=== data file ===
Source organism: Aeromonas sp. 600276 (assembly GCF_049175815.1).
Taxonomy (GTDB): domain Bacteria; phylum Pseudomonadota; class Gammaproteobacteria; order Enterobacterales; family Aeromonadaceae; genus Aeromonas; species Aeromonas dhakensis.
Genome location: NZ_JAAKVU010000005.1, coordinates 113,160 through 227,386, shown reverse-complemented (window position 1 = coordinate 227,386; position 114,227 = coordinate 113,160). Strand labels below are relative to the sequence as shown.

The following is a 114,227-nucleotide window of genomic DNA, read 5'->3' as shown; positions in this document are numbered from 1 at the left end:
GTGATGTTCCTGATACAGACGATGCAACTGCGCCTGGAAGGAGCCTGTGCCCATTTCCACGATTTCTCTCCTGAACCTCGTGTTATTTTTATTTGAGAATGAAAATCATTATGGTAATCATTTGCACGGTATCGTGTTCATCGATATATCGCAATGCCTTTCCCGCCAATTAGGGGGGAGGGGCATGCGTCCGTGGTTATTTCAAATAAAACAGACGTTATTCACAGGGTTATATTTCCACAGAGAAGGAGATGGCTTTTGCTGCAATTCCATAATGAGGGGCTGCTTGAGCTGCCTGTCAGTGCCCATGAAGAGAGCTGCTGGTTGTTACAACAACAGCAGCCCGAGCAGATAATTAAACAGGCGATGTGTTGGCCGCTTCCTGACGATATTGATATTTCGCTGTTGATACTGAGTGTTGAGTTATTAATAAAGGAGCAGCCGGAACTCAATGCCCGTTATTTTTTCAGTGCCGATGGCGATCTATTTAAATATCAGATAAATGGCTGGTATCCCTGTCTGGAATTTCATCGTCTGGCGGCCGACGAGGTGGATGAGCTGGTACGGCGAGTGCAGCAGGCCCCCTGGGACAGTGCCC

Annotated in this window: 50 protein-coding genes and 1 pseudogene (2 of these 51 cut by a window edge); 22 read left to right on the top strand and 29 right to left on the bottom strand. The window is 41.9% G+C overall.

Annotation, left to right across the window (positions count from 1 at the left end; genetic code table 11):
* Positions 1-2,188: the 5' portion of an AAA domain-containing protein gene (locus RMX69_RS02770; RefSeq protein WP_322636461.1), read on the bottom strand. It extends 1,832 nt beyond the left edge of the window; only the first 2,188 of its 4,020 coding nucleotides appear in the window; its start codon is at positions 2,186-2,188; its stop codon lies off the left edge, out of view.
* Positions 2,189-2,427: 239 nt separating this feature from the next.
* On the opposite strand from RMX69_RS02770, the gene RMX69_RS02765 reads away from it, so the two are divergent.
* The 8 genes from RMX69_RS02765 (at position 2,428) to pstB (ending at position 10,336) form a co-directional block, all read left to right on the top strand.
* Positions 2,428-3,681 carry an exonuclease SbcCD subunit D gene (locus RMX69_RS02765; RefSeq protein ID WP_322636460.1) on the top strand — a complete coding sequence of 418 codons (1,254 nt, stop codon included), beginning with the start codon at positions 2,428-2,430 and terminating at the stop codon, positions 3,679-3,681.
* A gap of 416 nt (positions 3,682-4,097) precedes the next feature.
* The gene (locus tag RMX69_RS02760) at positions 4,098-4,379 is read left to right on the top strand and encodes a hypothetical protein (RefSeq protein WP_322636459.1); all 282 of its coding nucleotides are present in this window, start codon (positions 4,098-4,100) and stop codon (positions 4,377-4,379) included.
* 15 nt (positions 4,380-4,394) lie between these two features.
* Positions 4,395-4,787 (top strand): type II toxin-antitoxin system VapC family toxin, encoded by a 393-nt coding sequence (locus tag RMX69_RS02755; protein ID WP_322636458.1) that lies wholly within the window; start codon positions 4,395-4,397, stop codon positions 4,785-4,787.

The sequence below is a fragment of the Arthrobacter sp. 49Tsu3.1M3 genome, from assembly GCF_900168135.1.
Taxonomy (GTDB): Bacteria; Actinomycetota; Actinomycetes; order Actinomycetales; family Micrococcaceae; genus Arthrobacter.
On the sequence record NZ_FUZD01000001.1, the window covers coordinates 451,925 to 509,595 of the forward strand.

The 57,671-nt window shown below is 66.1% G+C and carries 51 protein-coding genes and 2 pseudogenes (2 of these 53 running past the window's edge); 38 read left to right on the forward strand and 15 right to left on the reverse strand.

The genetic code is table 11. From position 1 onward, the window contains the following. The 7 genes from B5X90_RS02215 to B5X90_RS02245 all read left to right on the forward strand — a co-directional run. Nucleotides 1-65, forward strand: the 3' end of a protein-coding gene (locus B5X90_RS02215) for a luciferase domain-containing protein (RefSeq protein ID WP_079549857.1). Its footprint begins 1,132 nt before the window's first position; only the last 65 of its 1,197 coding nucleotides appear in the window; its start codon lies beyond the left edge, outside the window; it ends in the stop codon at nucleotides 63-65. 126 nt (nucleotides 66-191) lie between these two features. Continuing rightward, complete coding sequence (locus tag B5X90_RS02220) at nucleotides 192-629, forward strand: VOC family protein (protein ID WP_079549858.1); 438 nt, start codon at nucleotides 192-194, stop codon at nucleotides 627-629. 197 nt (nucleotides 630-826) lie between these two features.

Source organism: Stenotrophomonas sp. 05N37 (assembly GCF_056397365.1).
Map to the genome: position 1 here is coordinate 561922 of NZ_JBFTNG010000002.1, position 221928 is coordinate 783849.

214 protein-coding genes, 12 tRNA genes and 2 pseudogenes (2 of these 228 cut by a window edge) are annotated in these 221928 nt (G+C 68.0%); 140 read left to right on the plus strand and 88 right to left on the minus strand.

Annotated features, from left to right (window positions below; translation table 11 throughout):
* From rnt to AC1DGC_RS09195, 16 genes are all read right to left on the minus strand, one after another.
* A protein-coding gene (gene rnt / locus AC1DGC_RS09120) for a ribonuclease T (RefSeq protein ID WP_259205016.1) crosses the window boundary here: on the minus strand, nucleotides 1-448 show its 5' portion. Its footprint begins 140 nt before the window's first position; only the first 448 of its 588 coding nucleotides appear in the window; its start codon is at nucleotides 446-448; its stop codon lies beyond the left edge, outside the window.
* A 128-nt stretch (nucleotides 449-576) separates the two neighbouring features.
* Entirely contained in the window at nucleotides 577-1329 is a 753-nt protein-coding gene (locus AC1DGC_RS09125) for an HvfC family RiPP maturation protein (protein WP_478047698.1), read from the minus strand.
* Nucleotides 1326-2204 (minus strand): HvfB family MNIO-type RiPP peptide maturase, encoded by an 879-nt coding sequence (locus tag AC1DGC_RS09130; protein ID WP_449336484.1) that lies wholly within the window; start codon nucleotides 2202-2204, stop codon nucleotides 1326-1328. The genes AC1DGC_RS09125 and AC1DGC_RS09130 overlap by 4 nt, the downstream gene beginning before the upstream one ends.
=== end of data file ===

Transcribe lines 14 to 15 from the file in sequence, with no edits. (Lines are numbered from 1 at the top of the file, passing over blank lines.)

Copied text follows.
* The gene (locus tag RMX69_RS02760) at positions 4,098-4,379 is read left to right on the top strand and encodes a hypothetical protein (RefSeq protein WP_322636459.1); all 282 of its coding nucleotides are present in this window, start codon (positions 4,098-4,100) and stop codon (positions 4,377-4,379) included.
* 15 nt (positions 4,380-4,394) lie between these two features.